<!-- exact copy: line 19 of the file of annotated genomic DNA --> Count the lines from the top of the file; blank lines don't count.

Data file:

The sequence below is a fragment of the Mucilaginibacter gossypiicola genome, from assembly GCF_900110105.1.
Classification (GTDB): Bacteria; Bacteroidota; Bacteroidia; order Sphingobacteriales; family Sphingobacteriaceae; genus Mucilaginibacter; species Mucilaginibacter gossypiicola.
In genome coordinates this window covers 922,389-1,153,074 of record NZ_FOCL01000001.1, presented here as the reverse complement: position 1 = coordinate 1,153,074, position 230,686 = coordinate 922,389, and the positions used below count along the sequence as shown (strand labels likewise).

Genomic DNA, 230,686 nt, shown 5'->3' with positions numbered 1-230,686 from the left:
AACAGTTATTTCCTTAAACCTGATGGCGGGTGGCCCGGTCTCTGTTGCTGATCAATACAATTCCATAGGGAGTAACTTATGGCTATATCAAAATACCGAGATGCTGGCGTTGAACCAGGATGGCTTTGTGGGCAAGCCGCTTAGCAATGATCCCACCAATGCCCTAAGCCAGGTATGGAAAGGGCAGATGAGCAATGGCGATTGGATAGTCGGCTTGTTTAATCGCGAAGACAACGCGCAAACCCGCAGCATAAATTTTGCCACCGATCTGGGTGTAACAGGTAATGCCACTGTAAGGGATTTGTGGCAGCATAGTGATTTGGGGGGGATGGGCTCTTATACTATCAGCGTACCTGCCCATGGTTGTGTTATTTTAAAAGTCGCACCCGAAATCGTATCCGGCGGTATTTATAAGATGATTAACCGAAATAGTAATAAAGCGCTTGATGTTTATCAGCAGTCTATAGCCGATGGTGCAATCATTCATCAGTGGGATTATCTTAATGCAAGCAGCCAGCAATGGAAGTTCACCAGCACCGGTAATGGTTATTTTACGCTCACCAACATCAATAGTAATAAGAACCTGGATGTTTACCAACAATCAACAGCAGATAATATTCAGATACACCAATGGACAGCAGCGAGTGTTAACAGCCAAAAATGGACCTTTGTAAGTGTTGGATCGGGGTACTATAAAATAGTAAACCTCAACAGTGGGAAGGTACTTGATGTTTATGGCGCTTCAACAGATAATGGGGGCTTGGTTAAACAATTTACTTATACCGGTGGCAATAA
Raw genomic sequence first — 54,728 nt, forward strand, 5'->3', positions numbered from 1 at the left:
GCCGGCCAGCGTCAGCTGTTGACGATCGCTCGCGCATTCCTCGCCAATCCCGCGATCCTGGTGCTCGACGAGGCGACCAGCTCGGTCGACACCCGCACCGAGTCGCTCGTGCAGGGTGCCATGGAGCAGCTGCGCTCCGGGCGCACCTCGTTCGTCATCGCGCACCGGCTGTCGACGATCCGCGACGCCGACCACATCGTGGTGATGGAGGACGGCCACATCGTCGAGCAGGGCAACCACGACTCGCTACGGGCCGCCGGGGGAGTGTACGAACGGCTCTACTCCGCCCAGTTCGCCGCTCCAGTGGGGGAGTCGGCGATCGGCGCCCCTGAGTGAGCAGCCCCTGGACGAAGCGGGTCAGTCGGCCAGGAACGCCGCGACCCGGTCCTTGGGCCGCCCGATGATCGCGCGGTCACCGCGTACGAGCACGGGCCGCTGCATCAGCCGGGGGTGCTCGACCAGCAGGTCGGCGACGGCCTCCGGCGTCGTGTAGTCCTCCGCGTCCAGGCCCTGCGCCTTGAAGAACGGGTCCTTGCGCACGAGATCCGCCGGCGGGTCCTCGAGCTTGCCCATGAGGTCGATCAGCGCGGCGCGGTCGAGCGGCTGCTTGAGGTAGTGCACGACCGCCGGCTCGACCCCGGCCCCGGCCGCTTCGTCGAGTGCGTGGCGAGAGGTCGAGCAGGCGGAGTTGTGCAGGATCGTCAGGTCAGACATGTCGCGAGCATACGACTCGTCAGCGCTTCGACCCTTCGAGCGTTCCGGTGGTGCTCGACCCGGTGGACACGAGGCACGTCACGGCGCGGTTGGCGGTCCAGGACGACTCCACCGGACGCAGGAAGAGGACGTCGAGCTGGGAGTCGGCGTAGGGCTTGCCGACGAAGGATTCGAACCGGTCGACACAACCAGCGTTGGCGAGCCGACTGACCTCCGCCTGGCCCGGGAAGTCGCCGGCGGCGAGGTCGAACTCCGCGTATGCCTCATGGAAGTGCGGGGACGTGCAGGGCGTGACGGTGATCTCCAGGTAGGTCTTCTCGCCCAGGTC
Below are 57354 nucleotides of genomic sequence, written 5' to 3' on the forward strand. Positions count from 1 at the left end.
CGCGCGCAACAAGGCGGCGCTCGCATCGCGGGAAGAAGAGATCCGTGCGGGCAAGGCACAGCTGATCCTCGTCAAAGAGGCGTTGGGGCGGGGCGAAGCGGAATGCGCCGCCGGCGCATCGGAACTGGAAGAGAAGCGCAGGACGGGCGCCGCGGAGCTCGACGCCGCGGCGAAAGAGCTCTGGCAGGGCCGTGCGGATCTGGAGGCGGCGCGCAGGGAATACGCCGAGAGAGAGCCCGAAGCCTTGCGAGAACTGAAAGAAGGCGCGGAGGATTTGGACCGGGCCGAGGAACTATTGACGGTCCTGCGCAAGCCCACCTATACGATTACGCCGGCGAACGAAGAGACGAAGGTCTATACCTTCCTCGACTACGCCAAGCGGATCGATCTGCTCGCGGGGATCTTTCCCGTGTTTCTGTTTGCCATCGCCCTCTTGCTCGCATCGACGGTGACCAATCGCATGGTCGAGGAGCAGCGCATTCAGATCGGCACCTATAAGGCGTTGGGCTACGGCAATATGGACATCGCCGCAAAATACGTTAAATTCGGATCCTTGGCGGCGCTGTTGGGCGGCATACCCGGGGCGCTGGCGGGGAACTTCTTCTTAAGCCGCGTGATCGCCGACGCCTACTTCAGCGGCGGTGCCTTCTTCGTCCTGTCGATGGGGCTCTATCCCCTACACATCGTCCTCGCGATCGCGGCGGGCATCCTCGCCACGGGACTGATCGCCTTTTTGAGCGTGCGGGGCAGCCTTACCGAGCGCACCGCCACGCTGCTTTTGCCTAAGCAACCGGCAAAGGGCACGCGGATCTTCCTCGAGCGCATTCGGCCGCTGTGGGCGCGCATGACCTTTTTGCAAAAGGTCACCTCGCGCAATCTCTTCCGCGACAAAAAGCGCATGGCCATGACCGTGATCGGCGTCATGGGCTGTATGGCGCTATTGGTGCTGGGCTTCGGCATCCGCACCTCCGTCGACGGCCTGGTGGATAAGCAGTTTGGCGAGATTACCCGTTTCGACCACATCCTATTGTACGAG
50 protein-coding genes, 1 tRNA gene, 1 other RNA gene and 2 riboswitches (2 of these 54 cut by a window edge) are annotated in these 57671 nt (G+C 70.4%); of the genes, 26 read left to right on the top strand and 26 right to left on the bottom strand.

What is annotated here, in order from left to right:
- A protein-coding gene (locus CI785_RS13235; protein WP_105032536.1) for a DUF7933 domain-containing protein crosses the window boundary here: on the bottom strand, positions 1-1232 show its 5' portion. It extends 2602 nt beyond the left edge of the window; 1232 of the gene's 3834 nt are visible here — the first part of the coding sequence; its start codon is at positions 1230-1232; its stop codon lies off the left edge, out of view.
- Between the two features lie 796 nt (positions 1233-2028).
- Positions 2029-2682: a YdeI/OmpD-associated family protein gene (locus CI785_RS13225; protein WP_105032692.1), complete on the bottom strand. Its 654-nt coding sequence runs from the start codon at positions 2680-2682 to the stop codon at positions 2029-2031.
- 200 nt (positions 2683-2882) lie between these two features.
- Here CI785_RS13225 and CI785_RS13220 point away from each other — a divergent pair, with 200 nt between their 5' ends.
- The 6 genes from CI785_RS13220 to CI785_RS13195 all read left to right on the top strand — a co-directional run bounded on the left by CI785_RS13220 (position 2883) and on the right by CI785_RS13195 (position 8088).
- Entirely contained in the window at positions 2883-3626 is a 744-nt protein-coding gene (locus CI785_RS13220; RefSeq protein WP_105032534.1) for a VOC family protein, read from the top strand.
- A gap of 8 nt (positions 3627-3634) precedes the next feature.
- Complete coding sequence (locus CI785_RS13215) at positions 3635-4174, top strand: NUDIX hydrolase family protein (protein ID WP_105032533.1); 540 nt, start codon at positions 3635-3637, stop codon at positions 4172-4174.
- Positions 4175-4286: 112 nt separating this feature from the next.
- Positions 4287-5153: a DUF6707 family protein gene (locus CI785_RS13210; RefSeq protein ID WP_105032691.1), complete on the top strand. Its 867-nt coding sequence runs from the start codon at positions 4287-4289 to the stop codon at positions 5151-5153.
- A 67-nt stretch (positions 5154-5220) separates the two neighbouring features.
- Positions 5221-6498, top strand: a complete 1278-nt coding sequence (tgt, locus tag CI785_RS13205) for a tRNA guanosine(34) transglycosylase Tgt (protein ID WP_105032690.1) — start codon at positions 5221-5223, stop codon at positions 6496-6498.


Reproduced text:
- A gap of 8 nt (positions 3627-3634) precedes the next feature.